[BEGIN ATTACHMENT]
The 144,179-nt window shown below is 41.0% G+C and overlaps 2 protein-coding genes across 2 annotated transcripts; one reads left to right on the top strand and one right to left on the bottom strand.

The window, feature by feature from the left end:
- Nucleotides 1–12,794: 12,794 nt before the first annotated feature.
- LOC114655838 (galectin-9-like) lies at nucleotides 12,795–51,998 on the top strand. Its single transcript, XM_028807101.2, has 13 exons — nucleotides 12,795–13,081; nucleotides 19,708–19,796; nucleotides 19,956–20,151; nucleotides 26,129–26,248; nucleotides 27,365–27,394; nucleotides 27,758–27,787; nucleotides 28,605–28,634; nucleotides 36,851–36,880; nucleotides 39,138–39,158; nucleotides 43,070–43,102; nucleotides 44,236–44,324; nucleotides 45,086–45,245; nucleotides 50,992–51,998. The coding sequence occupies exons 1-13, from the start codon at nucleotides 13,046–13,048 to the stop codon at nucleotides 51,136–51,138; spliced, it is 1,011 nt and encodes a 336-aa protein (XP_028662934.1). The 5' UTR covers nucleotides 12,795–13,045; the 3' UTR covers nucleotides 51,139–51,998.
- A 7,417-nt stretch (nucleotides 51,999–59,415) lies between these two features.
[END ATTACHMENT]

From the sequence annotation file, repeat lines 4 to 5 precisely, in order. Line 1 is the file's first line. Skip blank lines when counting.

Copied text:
- LOC114655838 (galectin-9-like) lies at nucleotides 12,795–51,998 on the top strand. Its single transcript, XM_028807101.2, has 13 exons — nucleotides 12,795–13,081; nucleotides 19,708–19,796; nucleotides 19,956–20,151; nucleotides 26,129–26,248; nucleotides 27,365–27,394; nucleotides 27,758–27,787; nucleotides 28,605–28,634; nucleotides 36,851–36,880; nucleotides 39,138–39,158; nucleotides 43,070–43,102; nucleotides 44,236–44,324; nucleotides 45,086–45,245; nucleotides 50,992–51,998. The coding sequence occupies exons 1-13, from the start codon at nucleotides 13,046–13,048 to the stop codon at nucleotides 51,136–51,138; spliced, it is 1,011 nt and encodes a 336-aa protein (XP_028662934.1). The 5' UTR covers nucleotides 12,795–13,045; the 3' UTR covers nucleotides 51,139–51,998.
- A 7,417-nt stretch (nucleotides 51,999–59,415) lies between these two features.